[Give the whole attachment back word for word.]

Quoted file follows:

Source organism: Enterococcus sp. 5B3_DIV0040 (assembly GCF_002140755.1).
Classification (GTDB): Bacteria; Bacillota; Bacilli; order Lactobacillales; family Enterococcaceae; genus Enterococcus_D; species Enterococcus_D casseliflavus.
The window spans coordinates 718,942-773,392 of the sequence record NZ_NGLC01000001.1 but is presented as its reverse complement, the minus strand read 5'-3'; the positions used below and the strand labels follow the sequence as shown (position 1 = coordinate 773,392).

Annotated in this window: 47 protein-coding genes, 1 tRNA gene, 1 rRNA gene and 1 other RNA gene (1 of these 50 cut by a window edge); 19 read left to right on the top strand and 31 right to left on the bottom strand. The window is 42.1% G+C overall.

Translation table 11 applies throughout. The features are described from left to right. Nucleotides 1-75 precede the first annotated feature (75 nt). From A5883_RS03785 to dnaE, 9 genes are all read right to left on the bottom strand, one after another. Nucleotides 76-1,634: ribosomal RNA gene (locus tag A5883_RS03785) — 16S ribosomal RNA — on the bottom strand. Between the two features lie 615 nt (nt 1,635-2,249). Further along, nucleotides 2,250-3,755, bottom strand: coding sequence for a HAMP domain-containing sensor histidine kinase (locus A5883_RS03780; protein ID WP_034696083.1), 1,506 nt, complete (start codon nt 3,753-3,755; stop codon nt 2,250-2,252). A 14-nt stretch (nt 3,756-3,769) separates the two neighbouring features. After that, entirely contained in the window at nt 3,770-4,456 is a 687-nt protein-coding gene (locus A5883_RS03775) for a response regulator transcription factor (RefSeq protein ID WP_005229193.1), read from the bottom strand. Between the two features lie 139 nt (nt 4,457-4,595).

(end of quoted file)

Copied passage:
Source organism: Enterococcus sp. 5B3_DIV0040 (assembly GCF_002140755.1).
Classification (GTDB): Bacteria; Bacillota; Bacilli; order Lactobacillales; family Enterococcaceae; genus Enterococcus_D; species Enterococcus_D casseliflavus.
The window spans coordinates 718,942-773,392 of the sequence record NZ_NGLC01000001.1 but is presented as its reverse complement, the minus strand read 5'-3'; the positions used below and the strand labels follow the sequence as shown (position 1 = coordinate 773,392).

Annotated in this window: 47 protein-coding genes, 1 tRNA gene, 1 rRNA gene and 1 other RNA gene (1 of these 50 cut by a window edge); 19 read left to right on the top strand and 31 right to left on the bottom strand. The window is 42.1% G+C overall.

Translation table 11 applies throughout. The features are described from left to right. Nucleotides 1-75 precede the first annotated feature (75 nt). From A5883_RS03785 to dnaE, 9 genes are all read right to left on the bottom strand, one after another. Nucleotides 76-1,634: ribosomal RNA gene (locus tag A5883_RS03785) — 16S ribosomal RNA — on the bottom strand. Between the two features lie 615 nt (nt 1,635-2,249). Further along, nucleotides 2,250-3,755, bottom strand: coding sequence for a HAMP domain-containing sensor histidine kinase (locus A5883_RS03780; protein ID WP_034696083.1), 1,506 nt, complete (start codon nt 3,753-3,755; stop codon nt 2,250-2,252). A 14-nt stretch (nt 3,756-3,769) separates the two neighbouring features. After that, entirely contained in the window at nt 3,770-4,456 is a 687-nt protein-coding gene (locus A5883_RS03775) for a response regulator transcription factor (RefSeq protein ID WP_005229193.1), read from the bottom strand. Between the two features lie 139 nt (nt 4,457-4,595).